Filing Strategies

Would My Wife's Survivor Rate Be Lower If She Starts Drawing Her Own Benefits At Age 62?

If my wife claims at 62, how will that affect her benefit when I die? ( I will not start my benefit for another two years at age 70). Will it be smaller overall because she started at 62. Thanks very much.


No, regardless of when your wife starts drawing her own benefits she could receive up to your full benefit amount as a survivor if you die before her. She wouldn't get both her own benefit rate and yours, however, just the higher of the two.

If I Start Drawing Benefits And Return To Work, Would It Benefit Me To Stop Receiving Payments?

I turned 65 on 12/3 this year. Presently unemployed. Full retirement age is 66. If I start receiving social security in February and would go back to work in May, would it benefit to stop receiving benefits in June and restart after I stop work? Can I repay what was paid to me and receive a higher benefit when I reapply for benefits?


Does My Plan Sound Crazy?


my husband started collecting social security last spring at 66 (his full retirement age) and we got married last month. He's 17 years older than I. And I am wondering if it makes sense for me to pay my husband to stop his benefits and pay back what he got and pay him myself what he would have collected, so that he when 70 can get his highest benefits - and therefor me when I reach my full retirement age - 67 (I was always a low earner). I've heard about a resent study that suggests this might be a good idea, and I have an inheritance to cover this.

How Can I Determine The Cost Of Getting Remarried Before Age 60?

Hi Larry,

I’m a 56-year-old widower – had been married for 23 years -- and trying to determine the financial cost of getting re-married before I turn 60.

My plan was to begin collecting at age 60 my widower benefit. It would be about $2,000 a month before it’s reduced by 28.5 percent because I’m claiming early, yielding about $1,400. (Is this correct?) Then, at age 70, I would claim my own benefit, which will be higher – about $2,900 per month.

When Should I File And Suspend So That My Wife Can Apply For Spousal Benefits?

Hi Larry. Get What's Yours is an excellent resource. I am a Canadian, worked in the US, and eligible for US SS. You book is the first time I learned about spousal benefit and survivor benefit. And, I totally get that I max out my PIA via DRC to age 70yrs. But I have two questions. My situation: born in 59 (FRA 66y10m); wife is 8 months younger and has no USSS PIA; I was disabled in 2003 (a US W2 year) and generated insurable earnings/W2s in 3 years following accident. Two things remain unclear for me.

Would It Be Better To File On My Record Now Rather Than Waiting Until Age 70?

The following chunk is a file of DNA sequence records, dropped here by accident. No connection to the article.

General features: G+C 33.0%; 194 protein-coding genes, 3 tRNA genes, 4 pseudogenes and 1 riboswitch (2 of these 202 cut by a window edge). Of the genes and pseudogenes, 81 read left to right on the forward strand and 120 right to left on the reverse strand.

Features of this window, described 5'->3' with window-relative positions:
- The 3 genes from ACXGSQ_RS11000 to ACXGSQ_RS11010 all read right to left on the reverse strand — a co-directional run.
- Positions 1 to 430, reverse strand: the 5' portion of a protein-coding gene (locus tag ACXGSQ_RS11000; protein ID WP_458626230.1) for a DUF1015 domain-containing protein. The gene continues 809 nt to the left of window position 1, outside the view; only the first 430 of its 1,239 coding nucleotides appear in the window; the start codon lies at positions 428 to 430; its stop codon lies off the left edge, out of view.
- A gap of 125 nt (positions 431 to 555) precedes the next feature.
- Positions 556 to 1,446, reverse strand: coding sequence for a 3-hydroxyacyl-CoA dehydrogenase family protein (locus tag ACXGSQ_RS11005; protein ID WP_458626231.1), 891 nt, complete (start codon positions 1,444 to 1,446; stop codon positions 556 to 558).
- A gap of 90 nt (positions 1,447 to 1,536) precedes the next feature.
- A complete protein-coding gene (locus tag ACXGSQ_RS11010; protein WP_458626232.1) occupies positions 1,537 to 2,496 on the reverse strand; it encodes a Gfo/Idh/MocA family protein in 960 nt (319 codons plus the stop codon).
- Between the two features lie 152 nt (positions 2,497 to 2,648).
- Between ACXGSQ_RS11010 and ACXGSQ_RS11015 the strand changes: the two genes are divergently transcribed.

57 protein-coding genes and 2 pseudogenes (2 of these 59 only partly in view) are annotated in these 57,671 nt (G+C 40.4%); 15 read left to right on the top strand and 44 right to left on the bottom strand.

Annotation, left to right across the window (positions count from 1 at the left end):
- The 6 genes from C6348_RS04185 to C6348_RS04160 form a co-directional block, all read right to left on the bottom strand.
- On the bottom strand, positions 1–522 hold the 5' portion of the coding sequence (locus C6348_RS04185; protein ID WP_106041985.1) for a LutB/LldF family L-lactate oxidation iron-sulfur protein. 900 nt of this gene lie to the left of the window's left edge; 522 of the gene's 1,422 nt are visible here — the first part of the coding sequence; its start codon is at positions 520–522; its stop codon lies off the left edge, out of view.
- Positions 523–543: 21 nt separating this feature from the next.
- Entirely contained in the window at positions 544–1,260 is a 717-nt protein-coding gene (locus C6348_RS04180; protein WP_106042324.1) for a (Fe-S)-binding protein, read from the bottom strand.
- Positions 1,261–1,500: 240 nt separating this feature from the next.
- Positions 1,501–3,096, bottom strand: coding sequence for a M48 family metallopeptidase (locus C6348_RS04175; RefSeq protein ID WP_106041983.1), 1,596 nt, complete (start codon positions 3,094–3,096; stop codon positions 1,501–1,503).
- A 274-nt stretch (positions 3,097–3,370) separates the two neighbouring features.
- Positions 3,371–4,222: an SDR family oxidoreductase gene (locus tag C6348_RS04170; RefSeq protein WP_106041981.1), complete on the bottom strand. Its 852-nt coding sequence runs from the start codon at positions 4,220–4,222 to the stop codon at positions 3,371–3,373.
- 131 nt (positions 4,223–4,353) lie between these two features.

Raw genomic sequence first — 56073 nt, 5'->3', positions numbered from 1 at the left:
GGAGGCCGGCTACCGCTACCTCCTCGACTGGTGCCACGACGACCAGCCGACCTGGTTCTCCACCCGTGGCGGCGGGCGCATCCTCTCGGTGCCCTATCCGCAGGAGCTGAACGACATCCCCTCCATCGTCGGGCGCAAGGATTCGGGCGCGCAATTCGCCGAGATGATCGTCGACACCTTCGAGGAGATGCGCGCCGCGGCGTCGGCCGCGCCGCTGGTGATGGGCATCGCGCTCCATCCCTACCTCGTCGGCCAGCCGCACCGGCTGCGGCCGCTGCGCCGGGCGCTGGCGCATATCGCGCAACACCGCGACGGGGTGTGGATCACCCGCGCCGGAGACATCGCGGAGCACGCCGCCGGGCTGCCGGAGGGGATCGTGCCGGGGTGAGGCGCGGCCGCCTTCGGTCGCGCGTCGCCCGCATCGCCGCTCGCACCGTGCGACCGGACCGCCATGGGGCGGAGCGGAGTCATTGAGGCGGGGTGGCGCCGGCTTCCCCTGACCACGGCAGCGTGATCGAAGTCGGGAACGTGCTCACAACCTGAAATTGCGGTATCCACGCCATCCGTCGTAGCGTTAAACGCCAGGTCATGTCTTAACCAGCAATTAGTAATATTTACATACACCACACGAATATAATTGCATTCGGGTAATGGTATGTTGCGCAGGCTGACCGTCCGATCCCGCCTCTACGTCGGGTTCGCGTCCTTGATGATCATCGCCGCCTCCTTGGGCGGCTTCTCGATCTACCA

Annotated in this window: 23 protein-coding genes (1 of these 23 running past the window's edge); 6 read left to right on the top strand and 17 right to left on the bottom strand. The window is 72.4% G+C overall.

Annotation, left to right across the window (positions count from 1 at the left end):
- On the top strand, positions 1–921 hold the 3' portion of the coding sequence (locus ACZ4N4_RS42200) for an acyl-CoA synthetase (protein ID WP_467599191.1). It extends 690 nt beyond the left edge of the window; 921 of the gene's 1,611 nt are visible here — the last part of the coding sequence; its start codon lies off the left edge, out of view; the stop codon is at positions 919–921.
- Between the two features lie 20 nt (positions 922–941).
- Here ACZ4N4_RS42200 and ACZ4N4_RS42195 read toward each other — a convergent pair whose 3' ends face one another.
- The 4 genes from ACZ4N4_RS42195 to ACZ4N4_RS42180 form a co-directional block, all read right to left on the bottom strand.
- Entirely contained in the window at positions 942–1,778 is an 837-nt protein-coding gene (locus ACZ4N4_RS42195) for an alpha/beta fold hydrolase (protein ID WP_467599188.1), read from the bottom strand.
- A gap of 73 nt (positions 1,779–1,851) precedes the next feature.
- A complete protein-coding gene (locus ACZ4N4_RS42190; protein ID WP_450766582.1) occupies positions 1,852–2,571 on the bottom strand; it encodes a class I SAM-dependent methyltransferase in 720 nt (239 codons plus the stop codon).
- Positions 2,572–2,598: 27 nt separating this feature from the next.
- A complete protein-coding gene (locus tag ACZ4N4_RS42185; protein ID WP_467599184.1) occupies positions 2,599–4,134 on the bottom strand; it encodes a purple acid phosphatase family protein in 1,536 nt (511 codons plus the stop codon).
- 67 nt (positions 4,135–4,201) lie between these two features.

I am 66 and have not filed for benefits on my record. My wife will be 66 in March and has filed for her benefit. I have filed for a spousal benefit on her record. Her PIA is $441/mo. but having filed 5 months early she will receive $429/mo. My spousal benefit is $220/mo. I plan to delay filing until age 70. My PIA is $2,758/mo. We have a child, disabled before age 22, that will be 37 on Jan 1 of 2019. He receives SSDI (2018 of $900/mo) on his own earnings record and continues to work at below the SSDI monthly maximum. He lives with us.

Should My Wife File Early So That I Can Draw Spousal Benefits?

I was born in 1952 so I have the option of obtaining a spousal benefit provided my spouse files.

• I will be 66 next month, full retirement age.
• I do not currently plan to file until age 70.
• My spouse was born in 1956, is 62 and and can file for reduced benefits now.
• Her benefit at 62 is $891 , at full retirement it’s $1208 and at 70 it’s $1563.

If I understand correctly, if she files now she will get $891 and I will get a spousal benefit of $445. A total of $1337.

Can My Husband Draw Spousal Benefits Until He Begins Collecting His Own Benefits At Age 70?

I am turning 66 in November and have applied & been approved to receive my SS benefits to begin in a few weeks. My question is, "can my husband, who will be 69 in January 2019 & has not collected SS benefits, apply for "spousal benefits" until he begins collecting his own SS at 70 years old? Will this affect his own SS benefit?


What Is My Best Strategy Now?

I filed for the first time with my spouse about 6 weeks ago (September 21). The SS agency confirmed that our first payments would be seen near the end of December (in 5 weeks).

About a week ago, my spouse passed away which changes the situation. I am currently 66, and my husband was nearly 67 when he passed. His benefits would be higher than mine, so I was thinking that the correct strategy would be to:
- cancel or suspend my filing, and let my account continue to accrue over the next few years
- meanwhile file on my spouse's account